We have a family tradition for Mother’s Day where we go to a truck stop for brunch. Everyone gets a kick out of it. But it’s a really good truck stop. The place is called Johnson’s Corner. It was just like any other highway truck stop until 1998 when Travel and Leisure Magazine rated it one of the top 10 breakfast spots in the world. The cinnamon rolls alone are worth the trip. We typically turn it into a full day by visiting a nursery down the road to pickup flowers to start our Spring planting.
This year, we had to change plans. We had a very large Spring snowstorm on Mother’s Day – not uncommon in Colorado. We battled the snow to go to Johnson’s Corner. But the nursery was out of the question. Instead, my wife lead a family trip down to IKEA. I hadn’t been to IKEA for ages. A new one was built in the Denver metro area a few years back. This place has a 3-story parking garage and is simply massive. Lots of folks had the same idea on a snowy Mother’s Day – the place was mobbed.
We picked up a few odds and ends there. We didn’t have much in the way of assembly. But as I observe people load one large box after another into their SUVs, I was reminded of the IKEA Effect. Shankar Vedantam, from NPR and “Hidden Brain” fame, did a story on the IKEA Effect. The theory is that the more you invest of yourself in something – time, money and emotions –the greater the value you place on it. The link to IKEA is that you become more invested in IKEA furniture than a fully built piece of furniture because you invested effort putting the IKEA piece together.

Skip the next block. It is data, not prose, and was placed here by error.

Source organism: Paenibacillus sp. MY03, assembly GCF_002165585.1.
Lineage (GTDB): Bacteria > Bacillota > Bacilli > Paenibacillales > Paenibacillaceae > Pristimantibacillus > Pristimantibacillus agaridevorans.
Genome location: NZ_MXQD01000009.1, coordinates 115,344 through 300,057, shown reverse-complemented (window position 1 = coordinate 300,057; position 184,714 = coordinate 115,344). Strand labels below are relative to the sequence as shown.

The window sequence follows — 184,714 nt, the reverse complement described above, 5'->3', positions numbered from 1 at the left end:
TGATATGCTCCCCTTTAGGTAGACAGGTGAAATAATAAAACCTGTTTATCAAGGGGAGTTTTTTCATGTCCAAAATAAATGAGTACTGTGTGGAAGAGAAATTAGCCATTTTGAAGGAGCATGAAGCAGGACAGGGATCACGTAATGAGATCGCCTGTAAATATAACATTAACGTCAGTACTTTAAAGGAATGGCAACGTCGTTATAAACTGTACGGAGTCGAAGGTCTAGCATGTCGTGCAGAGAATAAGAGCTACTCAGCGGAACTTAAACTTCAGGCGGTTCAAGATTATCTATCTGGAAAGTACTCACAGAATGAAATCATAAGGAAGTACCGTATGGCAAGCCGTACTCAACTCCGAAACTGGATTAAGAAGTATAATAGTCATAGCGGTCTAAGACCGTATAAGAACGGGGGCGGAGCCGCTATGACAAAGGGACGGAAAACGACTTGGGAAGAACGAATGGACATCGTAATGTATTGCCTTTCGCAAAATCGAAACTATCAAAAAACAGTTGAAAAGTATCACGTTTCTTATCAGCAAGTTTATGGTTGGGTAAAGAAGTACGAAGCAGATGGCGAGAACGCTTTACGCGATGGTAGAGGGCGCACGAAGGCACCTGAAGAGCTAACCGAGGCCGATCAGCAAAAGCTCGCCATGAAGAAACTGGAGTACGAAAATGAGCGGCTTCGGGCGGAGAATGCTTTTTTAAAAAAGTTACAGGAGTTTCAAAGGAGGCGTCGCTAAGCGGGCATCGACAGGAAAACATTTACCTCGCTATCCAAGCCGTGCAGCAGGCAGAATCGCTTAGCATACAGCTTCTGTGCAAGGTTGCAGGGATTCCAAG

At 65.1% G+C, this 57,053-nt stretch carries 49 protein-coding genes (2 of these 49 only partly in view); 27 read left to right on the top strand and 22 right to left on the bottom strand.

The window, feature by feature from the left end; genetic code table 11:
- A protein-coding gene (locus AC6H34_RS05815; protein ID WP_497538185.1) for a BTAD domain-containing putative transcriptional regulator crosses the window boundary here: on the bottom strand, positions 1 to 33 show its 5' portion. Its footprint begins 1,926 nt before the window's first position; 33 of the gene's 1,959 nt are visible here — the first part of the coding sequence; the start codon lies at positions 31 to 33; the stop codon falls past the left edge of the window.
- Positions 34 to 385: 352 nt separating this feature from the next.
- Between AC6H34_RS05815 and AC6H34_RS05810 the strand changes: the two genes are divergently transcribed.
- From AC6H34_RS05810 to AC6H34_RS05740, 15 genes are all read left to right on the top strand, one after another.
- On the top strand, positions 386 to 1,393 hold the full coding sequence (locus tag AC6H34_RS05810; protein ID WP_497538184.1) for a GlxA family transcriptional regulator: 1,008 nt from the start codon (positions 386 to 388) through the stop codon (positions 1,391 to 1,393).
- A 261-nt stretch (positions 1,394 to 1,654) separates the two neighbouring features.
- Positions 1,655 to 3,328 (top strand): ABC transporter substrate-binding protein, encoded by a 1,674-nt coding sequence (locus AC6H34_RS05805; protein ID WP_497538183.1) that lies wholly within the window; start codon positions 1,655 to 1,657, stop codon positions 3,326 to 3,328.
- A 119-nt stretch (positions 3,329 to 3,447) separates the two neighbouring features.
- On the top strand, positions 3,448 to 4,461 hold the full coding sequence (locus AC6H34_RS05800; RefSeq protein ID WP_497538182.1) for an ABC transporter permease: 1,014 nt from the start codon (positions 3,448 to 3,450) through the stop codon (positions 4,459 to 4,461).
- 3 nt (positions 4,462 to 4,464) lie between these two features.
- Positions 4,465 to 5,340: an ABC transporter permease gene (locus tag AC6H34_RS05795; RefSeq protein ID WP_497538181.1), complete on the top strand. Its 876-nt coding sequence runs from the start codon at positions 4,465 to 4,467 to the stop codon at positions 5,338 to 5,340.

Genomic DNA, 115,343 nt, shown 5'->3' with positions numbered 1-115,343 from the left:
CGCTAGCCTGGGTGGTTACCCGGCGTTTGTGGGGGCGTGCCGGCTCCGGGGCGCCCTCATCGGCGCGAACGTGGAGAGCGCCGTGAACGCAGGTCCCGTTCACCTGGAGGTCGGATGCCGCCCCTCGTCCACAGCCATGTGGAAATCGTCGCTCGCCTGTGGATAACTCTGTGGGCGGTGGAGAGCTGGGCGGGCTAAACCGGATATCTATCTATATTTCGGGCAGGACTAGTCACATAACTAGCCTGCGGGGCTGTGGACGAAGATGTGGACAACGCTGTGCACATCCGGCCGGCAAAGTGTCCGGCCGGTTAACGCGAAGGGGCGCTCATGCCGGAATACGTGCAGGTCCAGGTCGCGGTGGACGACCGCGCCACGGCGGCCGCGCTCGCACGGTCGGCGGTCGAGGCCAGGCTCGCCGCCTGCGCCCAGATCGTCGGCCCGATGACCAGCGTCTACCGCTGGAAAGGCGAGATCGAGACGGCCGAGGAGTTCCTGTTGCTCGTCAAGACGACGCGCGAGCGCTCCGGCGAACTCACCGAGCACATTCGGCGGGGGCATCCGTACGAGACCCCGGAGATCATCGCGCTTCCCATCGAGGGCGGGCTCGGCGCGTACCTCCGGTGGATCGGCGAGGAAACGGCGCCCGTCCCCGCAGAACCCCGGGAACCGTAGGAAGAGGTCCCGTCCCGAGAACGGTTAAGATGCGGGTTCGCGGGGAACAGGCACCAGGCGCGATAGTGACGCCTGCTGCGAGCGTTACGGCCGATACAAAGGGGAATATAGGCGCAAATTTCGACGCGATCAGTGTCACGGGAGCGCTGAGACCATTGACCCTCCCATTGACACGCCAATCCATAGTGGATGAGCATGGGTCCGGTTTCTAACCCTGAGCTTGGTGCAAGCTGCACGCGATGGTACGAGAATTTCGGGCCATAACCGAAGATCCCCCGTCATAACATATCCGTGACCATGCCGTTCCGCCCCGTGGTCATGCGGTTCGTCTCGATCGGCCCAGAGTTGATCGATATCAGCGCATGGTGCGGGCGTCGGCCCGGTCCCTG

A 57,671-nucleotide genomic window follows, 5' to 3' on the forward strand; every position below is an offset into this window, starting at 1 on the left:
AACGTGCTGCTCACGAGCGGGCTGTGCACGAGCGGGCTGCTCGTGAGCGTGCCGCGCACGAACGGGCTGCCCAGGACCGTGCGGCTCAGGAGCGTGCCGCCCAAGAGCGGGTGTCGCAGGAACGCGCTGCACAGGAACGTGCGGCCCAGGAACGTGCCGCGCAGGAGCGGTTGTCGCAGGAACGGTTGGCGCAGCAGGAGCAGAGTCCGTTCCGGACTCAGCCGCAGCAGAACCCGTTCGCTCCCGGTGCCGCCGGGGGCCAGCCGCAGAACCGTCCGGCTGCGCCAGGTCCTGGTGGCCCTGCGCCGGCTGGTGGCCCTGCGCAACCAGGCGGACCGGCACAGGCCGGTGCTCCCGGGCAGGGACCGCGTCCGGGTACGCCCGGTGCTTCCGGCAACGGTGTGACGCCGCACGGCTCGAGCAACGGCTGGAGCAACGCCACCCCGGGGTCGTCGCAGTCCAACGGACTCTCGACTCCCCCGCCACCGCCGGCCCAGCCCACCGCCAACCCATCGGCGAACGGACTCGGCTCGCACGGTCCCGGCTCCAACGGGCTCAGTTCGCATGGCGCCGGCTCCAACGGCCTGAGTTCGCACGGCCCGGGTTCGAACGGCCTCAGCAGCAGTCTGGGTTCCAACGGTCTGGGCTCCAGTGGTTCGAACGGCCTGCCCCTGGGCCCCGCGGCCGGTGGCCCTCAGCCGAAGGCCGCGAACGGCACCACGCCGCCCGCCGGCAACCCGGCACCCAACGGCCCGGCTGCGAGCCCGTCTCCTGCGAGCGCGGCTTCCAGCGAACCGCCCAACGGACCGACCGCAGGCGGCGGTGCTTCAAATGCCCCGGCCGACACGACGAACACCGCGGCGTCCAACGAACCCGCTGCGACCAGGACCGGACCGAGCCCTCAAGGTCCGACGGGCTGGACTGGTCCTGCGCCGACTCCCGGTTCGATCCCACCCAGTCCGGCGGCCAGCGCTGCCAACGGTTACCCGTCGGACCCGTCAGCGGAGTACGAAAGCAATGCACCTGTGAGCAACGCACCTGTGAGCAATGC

“IKEA Effect” is a clever name. But the concept of Not Invented Here has been around for a very long time in business. Some business owners and executives believe that if their business hasn’t developed a concept, process or system, it isn’t good enough for them. It’s true that a business can develop systems or processes that are perfect fits for their business. And, that a third-party process or system will need to be customized. But at what cost?
This kind of thinking also leads to the Sunk Cost Effect. Once a business has sunk tens or hundreds of thousands of dollars into a project, well, you just have to get some kind of return out of it. This is understandable at this level of investment. But how do you prevent getting into this situation?
The way around this is to utilize third party, objective advisors and to fail early. Before you get too emotionally invested in your project, it’s wise to get significant objective review and input from someone with expertise in the area you are working on. Or, better yet, get advice from other business owners. As one TAB member recently said, only fellow business owners understand the “intricacy of the decision making” that you are going through. If you do receive feedback that, well, your baby isn’t as pretty as you think, don’t be afraid to stop the project early. Letting a bad decision or program drag on is only going to make it that much harder when you need to make the inevitable decision.